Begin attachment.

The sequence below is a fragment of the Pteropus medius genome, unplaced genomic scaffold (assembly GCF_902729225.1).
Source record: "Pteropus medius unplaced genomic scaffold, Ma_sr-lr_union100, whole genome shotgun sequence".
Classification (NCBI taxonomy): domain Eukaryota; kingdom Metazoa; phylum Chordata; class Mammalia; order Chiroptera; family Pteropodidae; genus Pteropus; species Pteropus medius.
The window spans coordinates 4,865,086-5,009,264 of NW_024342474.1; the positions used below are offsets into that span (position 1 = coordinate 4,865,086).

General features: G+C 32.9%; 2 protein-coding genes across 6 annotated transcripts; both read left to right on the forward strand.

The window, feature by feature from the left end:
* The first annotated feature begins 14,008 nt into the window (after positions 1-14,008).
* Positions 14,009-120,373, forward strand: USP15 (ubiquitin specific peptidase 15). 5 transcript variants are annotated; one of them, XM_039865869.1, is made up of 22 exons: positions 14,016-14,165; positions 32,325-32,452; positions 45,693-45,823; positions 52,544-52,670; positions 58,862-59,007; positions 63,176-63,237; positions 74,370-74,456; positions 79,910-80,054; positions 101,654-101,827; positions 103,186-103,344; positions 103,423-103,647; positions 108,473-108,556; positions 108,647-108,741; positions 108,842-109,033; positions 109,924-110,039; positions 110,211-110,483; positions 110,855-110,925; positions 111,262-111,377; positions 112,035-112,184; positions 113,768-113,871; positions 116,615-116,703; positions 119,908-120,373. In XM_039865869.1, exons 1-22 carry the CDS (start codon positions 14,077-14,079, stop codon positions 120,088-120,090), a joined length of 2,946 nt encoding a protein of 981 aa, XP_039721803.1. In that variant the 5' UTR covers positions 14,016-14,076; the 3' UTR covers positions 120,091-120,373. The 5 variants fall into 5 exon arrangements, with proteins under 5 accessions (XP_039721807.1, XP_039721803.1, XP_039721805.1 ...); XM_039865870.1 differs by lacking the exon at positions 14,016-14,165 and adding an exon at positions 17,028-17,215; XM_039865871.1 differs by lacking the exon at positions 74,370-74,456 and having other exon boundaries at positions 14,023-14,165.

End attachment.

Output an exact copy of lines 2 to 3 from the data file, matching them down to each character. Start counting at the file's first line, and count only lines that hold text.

Source record: "Pteropus medius unplaced genomic scaffold, Ma_sr-lr_union100, whole genome shotgun sequence".
Classification (NCBI taxonomy): domain Eukaryota; kingdom Metazoa; phylum Chordata; class Mammalia; order Chiroptera; family Pteropodidae; genus Pteropus; species Pteropus medius.